Public Sector Website Advertising Practices The six political advertisers that were interviewed face a variety of marketing challenges. As Table 4 illustrates, the five public agencies represent four different programmatic areas and five different types of specific programs, all of which have a different marketing task. Of course, the Dean campaign has a different marketing task than any of the state and local agencies. Collectively, the agencies and the election campaign represent all three levels of government. Each organization made a significant online ad buy, with each purchase consisting of at least one million impressions. The largest purchase, totaling nearly 18 million impressions, was made by Public Health Agency (B).

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TABLE 4 Characteristics of Sample Online Ad Campaigns
Type of Organization Level of Government Focus of Ad Campaign Source of Funding Ad Strategy Supporting Research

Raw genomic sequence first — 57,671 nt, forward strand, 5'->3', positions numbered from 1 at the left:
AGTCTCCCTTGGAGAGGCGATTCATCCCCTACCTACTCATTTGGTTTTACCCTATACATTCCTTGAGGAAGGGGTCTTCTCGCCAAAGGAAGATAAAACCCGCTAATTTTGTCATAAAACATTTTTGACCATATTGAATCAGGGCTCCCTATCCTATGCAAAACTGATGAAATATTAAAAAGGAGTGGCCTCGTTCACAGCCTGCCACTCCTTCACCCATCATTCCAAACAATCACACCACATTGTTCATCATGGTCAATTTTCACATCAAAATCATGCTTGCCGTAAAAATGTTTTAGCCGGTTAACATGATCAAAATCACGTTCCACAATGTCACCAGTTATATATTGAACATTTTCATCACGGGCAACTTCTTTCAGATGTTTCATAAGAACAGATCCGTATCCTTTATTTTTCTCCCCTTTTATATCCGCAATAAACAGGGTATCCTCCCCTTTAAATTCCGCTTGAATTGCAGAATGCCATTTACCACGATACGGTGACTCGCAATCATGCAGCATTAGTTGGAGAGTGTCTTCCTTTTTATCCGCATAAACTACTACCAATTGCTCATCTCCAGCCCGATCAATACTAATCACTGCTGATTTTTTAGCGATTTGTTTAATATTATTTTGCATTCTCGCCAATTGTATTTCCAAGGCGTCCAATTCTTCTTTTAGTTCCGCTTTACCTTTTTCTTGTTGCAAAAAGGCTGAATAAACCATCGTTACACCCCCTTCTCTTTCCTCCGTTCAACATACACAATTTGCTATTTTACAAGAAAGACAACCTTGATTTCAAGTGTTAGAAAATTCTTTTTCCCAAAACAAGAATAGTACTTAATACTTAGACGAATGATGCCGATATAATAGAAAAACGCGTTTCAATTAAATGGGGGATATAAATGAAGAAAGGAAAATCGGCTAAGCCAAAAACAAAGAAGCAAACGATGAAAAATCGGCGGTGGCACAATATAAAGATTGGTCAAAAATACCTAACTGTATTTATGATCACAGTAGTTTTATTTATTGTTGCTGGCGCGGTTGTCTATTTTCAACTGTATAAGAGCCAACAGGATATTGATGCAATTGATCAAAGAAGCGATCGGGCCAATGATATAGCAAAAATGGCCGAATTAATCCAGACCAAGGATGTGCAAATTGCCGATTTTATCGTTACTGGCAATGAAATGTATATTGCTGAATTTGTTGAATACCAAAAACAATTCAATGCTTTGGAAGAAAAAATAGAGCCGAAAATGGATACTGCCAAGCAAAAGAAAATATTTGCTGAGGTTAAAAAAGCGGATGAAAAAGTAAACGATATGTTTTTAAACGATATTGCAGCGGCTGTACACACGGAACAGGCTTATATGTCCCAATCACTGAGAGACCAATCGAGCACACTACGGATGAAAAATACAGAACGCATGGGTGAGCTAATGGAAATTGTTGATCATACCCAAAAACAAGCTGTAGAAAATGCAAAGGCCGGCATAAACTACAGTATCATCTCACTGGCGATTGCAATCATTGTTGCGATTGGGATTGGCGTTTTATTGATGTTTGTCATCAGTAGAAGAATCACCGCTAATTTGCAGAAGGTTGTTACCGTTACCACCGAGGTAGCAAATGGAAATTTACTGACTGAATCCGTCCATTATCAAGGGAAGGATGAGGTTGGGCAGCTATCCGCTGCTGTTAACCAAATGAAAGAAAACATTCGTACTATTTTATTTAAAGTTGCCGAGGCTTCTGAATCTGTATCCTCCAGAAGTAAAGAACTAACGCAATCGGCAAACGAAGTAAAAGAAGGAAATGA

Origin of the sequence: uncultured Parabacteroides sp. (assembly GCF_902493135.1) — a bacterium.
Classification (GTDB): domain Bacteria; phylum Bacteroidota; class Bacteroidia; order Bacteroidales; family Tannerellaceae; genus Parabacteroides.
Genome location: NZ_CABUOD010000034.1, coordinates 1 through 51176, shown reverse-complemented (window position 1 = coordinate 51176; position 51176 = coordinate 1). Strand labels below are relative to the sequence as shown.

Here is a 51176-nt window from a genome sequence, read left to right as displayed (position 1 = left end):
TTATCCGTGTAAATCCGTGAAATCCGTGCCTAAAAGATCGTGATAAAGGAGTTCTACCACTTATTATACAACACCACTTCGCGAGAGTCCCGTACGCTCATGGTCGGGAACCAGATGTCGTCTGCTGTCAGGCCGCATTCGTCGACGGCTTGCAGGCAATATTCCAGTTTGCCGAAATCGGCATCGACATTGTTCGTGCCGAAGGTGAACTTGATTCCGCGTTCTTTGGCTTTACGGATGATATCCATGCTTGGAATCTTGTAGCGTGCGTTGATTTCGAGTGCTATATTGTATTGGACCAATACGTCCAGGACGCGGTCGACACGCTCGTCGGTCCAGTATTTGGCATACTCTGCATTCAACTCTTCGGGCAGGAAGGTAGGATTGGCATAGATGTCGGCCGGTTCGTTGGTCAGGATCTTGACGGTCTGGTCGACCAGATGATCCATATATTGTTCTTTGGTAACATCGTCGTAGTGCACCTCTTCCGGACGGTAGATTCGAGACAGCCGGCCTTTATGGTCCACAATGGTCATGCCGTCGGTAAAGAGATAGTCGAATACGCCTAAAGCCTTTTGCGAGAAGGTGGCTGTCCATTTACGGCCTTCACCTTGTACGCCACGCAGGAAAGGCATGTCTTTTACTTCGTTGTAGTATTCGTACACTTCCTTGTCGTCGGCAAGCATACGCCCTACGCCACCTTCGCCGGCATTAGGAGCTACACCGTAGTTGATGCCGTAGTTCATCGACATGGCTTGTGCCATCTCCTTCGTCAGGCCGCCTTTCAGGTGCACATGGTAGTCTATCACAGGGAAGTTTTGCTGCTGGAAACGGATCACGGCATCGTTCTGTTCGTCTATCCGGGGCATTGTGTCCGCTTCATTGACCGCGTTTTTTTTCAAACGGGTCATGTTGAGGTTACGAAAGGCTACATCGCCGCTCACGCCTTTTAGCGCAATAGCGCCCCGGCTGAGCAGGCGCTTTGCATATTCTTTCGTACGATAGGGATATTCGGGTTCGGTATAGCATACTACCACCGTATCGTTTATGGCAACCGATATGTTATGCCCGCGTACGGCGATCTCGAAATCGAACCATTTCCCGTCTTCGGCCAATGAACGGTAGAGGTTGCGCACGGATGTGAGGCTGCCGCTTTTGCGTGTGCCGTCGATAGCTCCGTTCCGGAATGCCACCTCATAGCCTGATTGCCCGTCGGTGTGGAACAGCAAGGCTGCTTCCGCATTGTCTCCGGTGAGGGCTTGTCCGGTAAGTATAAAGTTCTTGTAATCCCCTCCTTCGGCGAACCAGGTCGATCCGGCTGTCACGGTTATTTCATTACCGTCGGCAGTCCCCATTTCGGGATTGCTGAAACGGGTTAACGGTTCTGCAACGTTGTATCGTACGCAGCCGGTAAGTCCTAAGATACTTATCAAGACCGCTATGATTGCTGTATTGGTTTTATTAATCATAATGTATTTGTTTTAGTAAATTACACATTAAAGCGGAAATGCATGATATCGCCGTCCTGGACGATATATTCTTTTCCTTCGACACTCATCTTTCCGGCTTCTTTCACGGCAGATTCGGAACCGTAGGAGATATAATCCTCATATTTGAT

Presidential campaign (Dean)

National

Promote candidacy

Public health agency (A)

State

Publicize sexual assault hotline

Public health agency (B)

State

Promote youth smoking cessation campaign

From campaign’s finance dept.; online ads will soon have its own budget line Funded by state legislature as part of victims’ services appropriation State settlement with tobacco companies

Google ads link to Dean site; Wesley Clark also using same approach Create awareness of hotline and social marketing message Create awareness of social marketing message

CTRs; details regarding other research not disclosed

Change in call levels to hotline monitored

Public utilities agency

Local (municipal)

Promote energy conservation

Agency budget includes line item for contract with major local news website

Public works agency

Local (county)

Toll road authority

State

Publicize recycling programs, hotline, website Promote transponder sales, provide commuter information

Mandated by federal and state legislation Allowed by state legislation to be budgeted as marketing expense

Create awareness of social marketing message and drive traffic to site for further information Drive traffic to website